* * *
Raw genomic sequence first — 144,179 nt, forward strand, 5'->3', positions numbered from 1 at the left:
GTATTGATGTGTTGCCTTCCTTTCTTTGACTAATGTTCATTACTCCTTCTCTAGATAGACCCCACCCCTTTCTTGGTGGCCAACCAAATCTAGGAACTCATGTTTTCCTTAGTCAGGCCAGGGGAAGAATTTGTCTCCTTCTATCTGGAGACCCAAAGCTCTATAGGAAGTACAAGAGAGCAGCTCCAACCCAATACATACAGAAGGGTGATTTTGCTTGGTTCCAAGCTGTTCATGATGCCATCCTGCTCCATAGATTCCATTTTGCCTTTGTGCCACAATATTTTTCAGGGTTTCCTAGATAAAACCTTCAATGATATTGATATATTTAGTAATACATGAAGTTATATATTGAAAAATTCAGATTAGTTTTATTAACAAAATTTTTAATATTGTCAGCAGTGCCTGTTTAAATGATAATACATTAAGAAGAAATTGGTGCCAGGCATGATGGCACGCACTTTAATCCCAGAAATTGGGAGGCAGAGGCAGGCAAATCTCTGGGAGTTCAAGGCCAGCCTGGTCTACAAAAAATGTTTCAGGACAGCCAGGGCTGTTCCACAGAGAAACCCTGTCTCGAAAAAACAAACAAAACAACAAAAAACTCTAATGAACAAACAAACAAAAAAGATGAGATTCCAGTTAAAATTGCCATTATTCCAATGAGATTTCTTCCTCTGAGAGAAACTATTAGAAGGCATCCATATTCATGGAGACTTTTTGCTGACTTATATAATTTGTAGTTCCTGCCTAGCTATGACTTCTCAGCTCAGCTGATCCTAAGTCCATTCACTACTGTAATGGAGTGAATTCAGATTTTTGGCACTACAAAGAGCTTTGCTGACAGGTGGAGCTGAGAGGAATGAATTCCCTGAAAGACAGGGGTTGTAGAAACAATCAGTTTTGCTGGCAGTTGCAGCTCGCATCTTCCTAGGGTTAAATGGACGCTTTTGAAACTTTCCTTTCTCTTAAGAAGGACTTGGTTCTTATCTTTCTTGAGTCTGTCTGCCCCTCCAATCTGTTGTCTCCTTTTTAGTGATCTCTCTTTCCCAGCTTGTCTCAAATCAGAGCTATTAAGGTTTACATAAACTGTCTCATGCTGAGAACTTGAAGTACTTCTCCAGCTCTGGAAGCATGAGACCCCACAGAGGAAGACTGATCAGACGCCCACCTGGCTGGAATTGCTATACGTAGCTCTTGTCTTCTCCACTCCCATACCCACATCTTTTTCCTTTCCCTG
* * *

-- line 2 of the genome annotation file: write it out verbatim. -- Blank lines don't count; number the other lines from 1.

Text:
GTATTGATGTGTTGCCTTCCTTTCTTTGACTAATGTTCATTACTCCTTCTCTAGATAGACCCCACCCCTTTCTTGGTGGCCAACCAAATCTAGGAACTCATGTTTTCCTTAGTCAGGCCAGGGGAAGAATTTGTCTCCTTCTATCTGGAGACCCAAAGCTCTATAGGAAGTACAAGAGAGCAGCTCCAACCCAATACATACAGAAGGGTGATTTTGCTTGGTTCCAAGCTGTTCATGATGCCATCCTGCTCCATAGATTCCATTTTGCCTTTGTGCCACAATATTTTTCAGGGTTTCCTAGATAAAACCTTCAATGATATTGATATATTTAGTAATACATGAAGTTATATATTGAAAAATTCAGATTAGTTTTATTAACAAAATTTTTAATATTGTCAGCAGTGCCTGTTTAAATGATAATACATTAAGAAGAAATTGGTGCCAGGCATGATGGCACGCACTTTAATCCCAGAAATTGGGAGGCAGAGGCAGGCAAATCTCTGGGAGTTCAAGGCCAGCCTGGTCTACAAAAAATGTTTCAGGACAGCCAGGGCTGTTCCACAGAGAAACCCTGTCTCGAAAAAACAAACAAAACAACAAAAAACTCTAATGAACAAACAAACAAAAAAGATGAGATTCCAGTTAAAATTGCCATTATTCCAATGAGATTTCTTCCTCTGAGAGAAACTATTAGAAGGCATCCATATTCATGGAGACTTTTTGCTGACTTATATAATTTGTAGTTCCTGCCTAGCTATGACTTCTCAGCTCAGCTGATCCTAAGTCCATTCACTACTGTAATGGAGTGAATTCAGATTTTTGGCACTACAAAGAGCTTTGCTGACAGGTGGAGCTGAGAGGAATGAATTCCCTGAAAGACAGGGGTTGTAGAAACAATCAGTTTTGCTGGCAGTTGCAGCTCGCATCTTCCTAGGGTTAAATGGACGCTTTTGAAACTTTCCTTTCTCTTAAGAAGGACTTGGTTCTTATCTTTCTTGAGTCTGTCTGCCCCTCCAATCTGTTGTCTCCTTTTTAGTGATCTCTCTTTCCCAGCTTGTCTCAAATCAGAGCTATTAAGGTTTACATAAACTGTCTCATGCTGAGAACTTGAAGTACTTCTCCAGCTCTGGAAGCATGAGACCCCACAGAGGAAGACTGATCAGACGCCCACCTGGCTGGAATTGCTATACGTAGCTCTTGTCTTCTCCACTCCCATACCCACATCTTTTTCCTTTCCCTG